3. Patent pending (patent application filed but not yet issued). During the patent pending period, including the one-year period after a provisional patent application is filed, the inventor's rights are the same as in Period 2 above. With one exception, discussed below, a patent application does not give an inventor any extra rights -- only the hope of a future monopoly that begins when a patent issues. However, most companies that manufacture a product that is the subject of a pending patent application will mark the product "patent pending" in order to warn potential copiers that if they copy the product, they may have to stop later (and thus scrap all their molds and tooling) if and when a patent issues.
    Eighteen months after filing, and while the application is pending, the U.S. Patent and Trademark Office (USPTO) will publish the application unless the applicant files a Nonpublication Request at the time of filing and doesn't file for a patent outside the U.S. If the application is published during the pendency period, an inventor can later obtain royalties from an infringer from the date of publication provided (1) the application later issues as a patent; and (2) the infringer had actual notice of the published application.
  4. In-force patent (patent issued but hasn't yet expired). After the patent issues, the patent owner can bring and maintain a lawsuit for patent infringement against anyone who makes, uses, or sells the invention without permission. The patent's in-force period lasts from the date it issues until it expires. Also, after the patent issues, it becomes a public record or publication that blocks others from getting patents on the same or similar inventions -- that is, it becomes "prior art" to anyone who files a subsequent patent application.
  5. Patent expired. After the patent expires, the patent owner has no further rights, although infringement suits can still be brought for any infringement that occurred during the patent's in-force period, as long as the suit is filed within the time required by law. An expired patent remains a valid "prior-art reference" forever.

To Learn More

For a clear guide to every step of the patenting process, read Nolo's Patents for Beginners, by David Pressman and Richard Stim (Nolo).

What constitutes infringement of a patent?

To decide whether an inventor is violating (infringing) a patent, it is necessary to carefully examine the patent's "claims." (Claims are terse statements of the scope of the invention, and most patents contain more than one of them.) The elements of each claim must be compared with the elements of the accused infringer's invention (usually a device or process).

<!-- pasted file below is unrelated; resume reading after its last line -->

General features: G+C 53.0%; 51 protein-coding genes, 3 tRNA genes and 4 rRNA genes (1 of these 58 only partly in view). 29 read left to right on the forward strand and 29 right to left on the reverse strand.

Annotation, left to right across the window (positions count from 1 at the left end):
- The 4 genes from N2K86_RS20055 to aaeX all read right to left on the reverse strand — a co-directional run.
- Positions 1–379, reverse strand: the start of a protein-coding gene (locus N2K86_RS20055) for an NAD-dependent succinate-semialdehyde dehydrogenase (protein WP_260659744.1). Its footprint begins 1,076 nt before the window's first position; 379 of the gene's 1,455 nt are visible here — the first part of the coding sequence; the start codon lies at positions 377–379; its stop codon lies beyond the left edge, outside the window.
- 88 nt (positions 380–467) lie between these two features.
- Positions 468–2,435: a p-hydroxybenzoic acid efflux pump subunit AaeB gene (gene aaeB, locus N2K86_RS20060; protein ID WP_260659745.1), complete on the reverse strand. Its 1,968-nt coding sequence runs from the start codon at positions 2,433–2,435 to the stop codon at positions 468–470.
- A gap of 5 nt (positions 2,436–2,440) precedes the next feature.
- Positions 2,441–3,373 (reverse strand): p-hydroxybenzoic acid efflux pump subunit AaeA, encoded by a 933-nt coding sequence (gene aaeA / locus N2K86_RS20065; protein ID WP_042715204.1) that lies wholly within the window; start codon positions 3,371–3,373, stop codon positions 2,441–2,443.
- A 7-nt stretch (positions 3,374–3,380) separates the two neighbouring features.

If the elements of a patent claim match the elements of the device or process (called "reading on" or "teaching" the device or process), an infringement has occurred. Even if the claims don't literally match the elements of the infringing device, it is possible that a court would find an infringement by applying what's known as the "doctrine of equivalents"; that is, the patented invention and the allegedly infringing device or process are sufficiently equivalent in what they do and how they do it to warrant a finding of infringement.

For example, Steve invents a tennis racket with a score keeper embedded in the racket handle's end. The invention is claimed as a tennis racket handle that combines grasping and score-keeping functions. Steve receives a patent on this invention. Later, Megan invents and sells a tennis racket with a transparent handle that provides a more sophisticated score-keeping device than Steve's racket. Even though Megan's invention improves on Steve's invention in certain respects, it will most likely be held to be an infringement of Steve's invention, for one of two reasons:

  • Megan's invention teaches the same elements as those claimed in Steve's patent (a tennis racket handle with two functions), or
  • when considering what it is and how it works, Megan's invention is the substantial equivalent of Steve's invention (using the doctrine of equivalents).

In 2002, the Supreme Court handed down a ruling ( Festo Corp. v. Shoketsu Kinzoku Kabushiki Co. Ltd., 535 U.S. 722 (2002)) that makes it harder for patent owners who amended their patent claims to assert that others are infringing their patent. In essence, patent owners can use the doctrine of equivalents only if they can show that their amendment did not "surrender" the equivalents at issue -- a complex and confusing standard that requires the advice of a patent attorney.

In 2007, the Supreme Court modified the standard of nonobviousness applied in patent infringement cases for combination inventions and determined that "ordinary innovations" are not patentable (KSR v. Teleflex, 550 U.S. __ 2007).

If a case is brought to enforce a patent on a method or process invention, the defendant can escape liability if  they were  using the invention more than one year prior to the patent application date.